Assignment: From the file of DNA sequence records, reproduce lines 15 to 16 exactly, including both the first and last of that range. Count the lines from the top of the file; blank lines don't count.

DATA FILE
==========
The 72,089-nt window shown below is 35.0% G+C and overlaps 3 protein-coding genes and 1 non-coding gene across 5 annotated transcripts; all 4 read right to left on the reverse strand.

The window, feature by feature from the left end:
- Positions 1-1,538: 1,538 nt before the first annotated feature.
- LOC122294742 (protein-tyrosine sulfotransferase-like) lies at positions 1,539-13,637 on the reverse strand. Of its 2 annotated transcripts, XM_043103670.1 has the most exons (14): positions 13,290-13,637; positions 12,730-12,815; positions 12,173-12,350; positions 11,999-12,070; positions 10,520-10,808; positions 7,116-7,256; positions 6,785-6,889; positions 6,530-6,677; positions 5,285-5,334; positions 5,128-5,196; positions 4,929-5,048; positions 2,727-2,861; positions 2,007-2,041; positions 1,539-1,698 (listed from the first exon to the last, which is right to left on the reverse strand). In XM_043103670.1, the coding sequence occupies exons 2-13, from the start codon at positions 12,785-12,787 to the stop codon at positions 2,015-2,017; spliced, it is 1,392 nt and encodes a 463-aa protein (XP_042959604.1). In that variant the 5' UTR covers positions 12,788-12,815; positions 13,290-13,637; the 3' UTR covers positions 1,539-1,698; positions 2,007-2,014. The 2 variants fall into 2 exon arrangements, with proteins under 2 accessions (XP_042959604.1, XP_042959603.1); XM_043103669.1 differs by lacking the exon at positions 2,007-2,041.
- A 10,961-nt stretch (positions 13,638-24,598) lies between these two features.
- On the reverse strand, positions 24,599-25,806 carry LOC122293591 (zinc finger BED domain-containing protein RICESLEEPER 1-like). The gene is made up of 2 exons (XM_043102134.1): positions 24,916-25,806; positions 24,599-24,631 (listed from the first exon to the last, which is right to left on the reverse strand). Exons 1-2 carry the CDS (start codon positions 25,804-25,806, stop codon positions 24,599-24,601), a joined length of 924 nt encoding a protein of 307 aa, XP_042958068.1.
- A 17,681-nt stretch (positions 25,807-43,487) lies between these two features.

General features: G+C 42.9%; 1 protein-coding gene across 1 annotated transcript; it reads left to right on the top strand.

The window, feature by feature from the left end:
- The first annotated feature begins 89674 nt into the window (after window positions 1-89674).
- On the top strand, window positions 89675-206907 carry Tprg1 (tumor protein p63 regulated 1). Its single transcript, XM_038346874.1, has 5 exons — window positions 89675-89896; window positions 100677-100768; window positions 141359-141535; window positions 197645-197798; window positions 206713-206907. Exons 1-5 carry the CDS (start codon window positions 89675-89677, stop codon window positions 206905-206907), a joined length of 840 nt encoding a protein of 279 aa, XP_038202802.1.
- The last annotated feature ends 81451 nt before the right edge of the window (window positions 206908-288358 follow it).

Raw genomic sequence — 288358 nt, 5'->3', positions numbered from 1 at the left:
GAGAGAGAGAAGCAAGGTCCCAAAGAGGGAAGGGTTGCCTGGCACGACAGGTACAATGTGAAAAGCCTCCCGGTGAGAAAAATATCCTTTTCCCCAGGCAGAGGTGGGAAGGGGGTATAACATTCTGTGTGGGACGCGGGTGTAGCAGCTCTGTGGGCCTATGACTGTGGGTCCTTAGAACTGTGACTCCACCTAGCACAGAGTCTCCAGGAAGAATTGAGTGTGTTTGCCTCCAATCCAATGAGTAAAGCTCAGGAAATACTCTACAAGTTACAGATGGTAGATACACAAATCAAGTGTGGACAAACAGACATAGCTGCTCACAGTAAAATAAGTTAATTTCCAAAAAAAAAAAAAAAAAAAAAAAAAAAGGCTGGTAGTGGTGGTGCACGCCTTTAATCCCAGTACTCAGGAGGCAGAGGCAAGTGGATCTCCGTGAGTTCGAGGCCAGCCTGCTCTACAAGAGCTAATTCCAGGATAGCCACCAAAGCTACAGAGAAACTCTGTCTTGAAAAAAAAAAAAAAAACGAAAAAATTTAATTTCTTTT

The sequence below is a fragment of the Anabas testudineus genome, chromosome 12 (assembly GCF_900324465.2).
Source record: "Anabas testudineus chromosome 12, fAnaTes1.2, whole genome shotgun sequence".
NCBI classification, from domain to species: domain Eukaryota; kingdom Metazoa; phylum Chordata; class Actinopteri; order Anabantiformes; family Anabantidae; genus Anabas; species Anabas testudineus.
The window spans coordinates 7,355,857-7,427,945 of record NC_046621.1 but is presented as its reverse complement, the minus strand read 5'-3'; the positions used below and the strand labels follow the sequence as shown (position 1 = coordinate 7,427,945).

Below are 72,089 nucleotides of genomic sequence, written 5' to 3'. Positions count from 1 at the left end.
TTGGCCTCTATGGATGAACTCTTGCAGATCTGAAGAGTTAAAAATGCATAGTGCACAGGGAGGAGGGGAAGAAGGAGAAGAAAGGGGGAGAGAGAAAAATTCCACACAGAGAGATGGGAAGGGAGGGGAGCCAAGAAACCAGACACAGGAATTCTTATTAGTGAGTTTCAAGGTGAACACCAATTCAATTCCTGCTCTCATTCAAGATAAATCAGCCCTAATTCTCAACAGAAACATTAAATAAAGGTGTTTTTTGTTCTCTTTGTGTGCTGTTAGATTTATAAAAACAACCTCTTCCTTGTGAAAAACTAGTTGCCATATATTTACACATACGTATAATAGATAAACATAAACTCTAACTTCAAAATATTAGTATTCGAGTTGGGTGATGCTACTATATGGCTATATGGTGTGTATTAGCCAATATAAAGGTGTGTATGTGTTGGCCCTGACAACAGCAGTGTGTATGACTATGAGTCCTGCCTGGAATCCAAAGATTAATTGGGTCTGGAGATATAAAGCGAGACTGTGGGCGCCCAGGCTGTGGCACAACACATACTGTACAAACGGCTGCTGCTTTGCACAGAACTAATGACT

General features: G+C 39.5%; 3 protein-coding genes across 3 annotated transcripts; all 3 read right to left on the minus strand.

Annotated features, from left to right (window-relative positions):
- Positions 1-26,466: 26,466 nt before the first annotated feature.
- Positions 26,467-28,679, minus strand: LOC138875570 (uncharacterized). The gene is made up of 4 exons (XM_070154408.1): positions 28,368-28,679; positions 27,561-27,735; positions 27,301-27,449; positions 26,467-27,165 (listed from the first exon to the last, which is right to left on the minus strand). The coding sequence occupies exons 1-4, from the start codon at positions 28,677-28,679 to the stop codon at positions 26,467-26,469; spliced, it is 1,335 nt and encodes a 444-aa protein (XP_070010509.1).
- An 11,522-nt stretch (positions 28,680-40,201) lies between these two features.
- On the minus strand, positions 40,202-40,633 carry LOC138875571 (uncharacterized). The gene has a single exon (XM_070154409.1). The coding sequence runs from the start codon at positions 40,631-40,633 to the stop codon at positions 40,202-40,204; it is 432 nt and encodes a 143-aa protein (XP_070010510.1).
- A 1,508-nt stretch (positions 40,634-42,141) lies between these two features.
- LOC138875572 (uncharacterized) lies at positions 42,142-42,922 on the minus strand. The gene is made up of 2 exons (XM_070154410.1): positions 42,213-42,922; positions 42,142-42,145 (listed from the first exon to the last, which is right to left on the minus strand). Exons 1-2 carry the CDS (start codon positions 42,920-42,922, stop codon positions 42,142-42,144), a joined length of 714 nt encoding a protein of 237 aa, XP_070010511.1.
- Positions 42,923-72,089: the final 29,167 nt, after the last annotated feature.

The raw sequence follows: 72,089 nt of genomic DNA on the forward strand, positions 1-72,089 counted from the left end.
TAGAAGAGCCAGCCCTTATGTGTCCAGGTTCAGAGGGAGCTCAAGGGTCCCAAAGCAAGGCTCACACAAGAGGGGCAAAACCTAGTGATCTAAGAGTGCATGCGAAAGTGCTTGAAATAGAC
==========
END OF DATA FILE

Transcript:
The sequence below is a fragment of the Anabas testudineus genome, chromosome 12 (assembly GCF_900324465.2).
Source record: "Anabas testudineus chromosome 12, fAnaTes1.2, whole genome shotgun sequence".